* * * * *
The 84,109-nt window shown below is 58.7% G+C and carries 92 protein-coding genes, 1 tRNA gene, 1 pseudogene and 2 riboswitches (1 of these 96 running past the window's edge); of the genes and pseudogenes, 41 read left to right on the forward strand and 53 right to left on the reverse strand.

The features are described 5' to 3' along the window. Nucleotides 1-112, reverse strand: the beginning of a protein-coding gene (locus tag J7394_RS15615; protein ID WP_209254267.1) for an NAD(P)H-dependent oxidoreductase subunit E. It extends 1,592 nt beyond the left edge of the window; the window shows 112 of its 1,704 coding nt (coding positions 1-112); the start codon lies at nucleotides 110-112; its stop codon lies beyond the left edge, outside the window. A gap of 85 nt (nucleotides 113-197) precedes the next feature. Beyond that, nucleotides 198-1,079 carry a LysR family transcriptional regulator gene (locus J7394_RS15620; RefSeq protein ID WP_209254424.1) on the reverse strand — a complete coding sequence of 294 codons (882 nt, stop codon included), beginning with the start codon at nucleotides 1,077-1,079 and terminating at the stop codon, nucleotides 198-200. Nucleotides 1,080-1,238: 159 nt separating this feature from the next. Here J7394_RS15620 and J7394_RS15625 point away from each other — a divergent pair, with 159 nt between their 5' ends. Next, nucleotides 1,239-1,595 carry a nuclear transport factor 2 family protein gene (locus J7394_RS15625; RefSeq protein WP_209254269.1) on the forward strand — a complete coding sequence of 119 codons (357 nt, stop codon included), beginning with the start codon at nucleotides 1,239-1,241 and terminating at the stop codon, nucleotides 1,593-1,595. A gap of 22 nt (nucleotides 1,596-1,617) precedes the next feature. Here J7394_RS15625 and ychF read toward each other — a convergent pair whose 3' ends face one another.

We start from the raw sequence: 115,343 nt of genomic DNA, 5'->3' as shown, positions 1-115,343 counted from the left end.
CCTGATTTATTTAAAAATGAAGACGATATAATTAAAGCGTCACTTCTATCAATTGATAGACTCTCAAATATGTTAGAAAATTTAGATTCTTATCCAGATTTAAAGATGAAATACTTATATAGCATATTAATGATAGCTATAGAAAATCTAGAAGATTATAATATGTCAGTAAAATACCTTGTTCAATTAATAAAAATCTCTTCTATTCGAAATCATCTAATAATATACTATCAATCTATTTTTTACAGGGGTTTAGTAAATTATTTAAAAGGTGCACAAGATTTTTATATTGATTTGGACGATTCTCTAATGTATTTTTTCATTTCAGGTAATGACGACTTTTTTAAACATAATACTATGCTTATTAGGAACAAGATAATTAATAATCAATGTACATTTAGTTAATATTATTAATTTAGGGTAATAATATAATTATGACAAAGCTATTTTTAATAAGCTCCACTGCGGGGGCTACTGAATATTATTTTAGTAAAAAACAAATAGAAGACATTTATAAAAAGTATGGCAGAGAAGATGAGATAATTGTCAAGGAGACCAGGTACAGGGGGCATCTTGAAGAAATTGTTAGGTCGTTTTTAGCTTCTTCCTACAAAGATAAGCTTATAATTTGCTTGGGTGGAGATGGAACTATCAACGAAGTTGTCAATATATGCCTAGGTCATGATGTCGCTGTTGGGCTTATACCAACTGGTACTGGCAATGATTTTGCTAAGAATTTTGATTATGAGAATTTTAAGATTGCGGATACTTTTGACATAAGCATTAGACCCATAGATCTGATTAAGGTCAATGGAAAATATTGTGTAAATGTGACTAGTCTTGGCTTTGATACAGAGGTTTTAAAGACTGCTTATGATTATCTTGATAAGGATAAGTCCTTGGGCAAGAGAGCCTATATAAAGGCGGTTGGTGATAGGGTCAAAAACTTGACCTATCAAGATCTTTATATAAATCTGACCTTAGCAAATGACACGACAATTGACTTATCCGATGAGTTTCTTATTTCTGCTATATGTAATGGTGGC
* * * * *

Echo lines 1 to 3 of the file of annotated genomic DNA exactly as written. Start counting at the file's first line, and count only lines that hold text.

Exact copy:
The 84,109-nt window shown below is 58.7% G+C and carries 92 protein-coding genes, 1 tRNA gene, 1 pseudogene and 2 riboswitches (1 of these 96 running past the window's edge); of the genes and pseudogenes, 41 read left to right on the forward strand and 53 right to left on the reverse strand.

The features are described 5' to 3' along the window. Nucleotides 1-112, reverse strand: the beginning of a protein-coding gene (locus tag J7394_RS15615; protein ID WP_209254267.1) for an NAD(P)H-dependent oxidoreductase subunit E. It extends 1,592 nt beyond the left edge of the window; the window shows 112 of its 1,704 coding nt (coding positions 1-112); the start codon lies at nucleotides 110-112; its stop codon lies beyond the left edge, outside the window. A gap of 85 nt (nucleotides 113-197) precedes the next feature. Beyond that, nucleotides 198-1,079 carry a LysR family transcriptional regulator gene (locus J7394_RS15620; RefSeq protein ID WP_209254424.1) on the reverse strand — a complete coding sequence of 294 codons (882 nt, stop codon included), beginning with the start codon at nucleotides 1,077-1,079 and terminating at the stop codon, nucleotides 198-200. Nucleotides 1,080-1,238: 159 nt separating this feature from the next. Here J7394_RS15620 and J7394_RS15625 point away from each other — a divergent pair, with 159 nt between their 5' ends. Next, nucleotides 1,239-1,595 carry a nuclear transport factor 2 family protein gene (locus J7394_RS15625; RefSeq protein WP_209254269.1) on the forward strand — a complete coding sequence of 119 codons (357 nt, stop codon included), beginning with the start codon at nucleotides 1,239-1,241 and terminating at the stop codon, nucleotides 1,593-1,595. A gap of 22 nt (nucleotides 1,596-1,617) precedes the next feature. Here J7394_RS15625 and ychF read toward each other — a convergent pair whose 3' ends face one another.

We start from the raw sequence: 115,343 nt of genomic DNA, 5'->3' as shown, positions 1-115,343 counted from the left end.